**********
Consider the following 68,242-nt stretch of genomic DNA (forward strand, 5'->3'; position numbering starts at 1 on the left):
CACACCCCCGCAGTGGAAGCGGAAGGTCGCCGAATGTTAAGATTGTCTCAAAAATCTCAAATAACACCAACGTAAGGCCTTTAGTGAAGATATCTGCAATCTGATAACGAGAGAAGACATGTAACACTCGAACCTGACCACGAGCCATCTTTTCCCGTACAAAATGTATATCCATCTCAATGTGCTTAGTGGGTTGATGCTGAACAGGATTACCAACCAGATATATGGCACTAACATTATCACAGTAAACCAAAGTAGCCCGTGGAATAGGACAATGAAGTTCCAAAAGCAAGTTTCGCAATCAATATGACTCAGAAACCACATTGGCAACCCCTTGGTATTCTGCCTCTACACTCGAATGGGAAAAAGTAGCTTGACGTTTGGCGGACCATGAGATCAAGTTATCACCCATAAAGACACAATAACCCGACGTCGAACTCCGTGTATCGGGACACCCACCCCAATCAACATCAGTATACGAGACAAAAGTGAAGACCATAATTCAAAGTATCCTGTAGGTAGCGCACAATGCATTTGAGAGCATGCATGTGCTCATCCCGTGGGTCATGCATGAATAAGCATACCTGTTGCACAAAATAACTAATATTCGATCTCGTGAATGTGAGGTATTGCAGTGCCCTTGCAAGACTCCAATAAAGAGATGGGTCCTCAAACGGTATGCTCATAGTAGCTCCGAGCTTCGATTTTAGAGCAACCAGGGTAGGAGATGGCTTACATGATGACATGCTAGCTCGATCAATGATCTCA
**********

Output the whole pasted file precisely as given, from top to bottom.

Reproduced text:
Consider the following 68,242-nt stretch of genomic DNA (forward strand, 5'->3'; position numbering starts at 1 on the left):
CACACCCCCGCAGTGGAAGCGGAAGGTCGCCGAATGTTAAGATTGTCTCAAAAATCTCAAATAACACCAACGTAAGGCCTTTAGTGAAGATATCTGCAATCTGATAACGAGAGAAGACATGTAACACTCGAACCTGACCACGAGCCATCTTTTCCCGTACAAAATGTATATCCATCTCAATGTGCTTAGTGGGTTGATGCTGAACAGGATTACCAACCAGATATATGGCACTAACATTATCACAGTAAACCAAAGTAGCCCGTGGAATAGGACAATGAAGTTCCAAAAGCAAGTTTCGCAATCAATATGACTCAGAAACCACATTGGCAACCCCTTGGTATTCTGCCTCTACACTCGAATGGGAAAAAGTAGCTTGACGTTTGGCGGACCATGAGATCAAGTTATCACCCATAAAGACACAATAACCCGACGTCGAACTCCGTGTATCGGGACACCCACCCCAATCAACATCAGTATACGAGACAAAAGTGAAGACCATAATTCAAAGTATCCTGTAGGTAGCGCACAATGCATTTGAGAGCATGCATGTGCTCATCCCGTGGGTCATGCATGAATAAGCATACCTGTTGCACAAAATAACTAATATTCGATCTCGTGAATGTGAGGTATTGCAGTGCCCTTGCAAGACTCCAATAAAGAGATGGGTCCTCAAACGGTATGCTCATAGTAGCTCCGAGCTTCGATTTTAGAGCAACCAGGGTAGGAGATGGCTTACATGATGACATGCTAGCTCGATCAATGATCTCA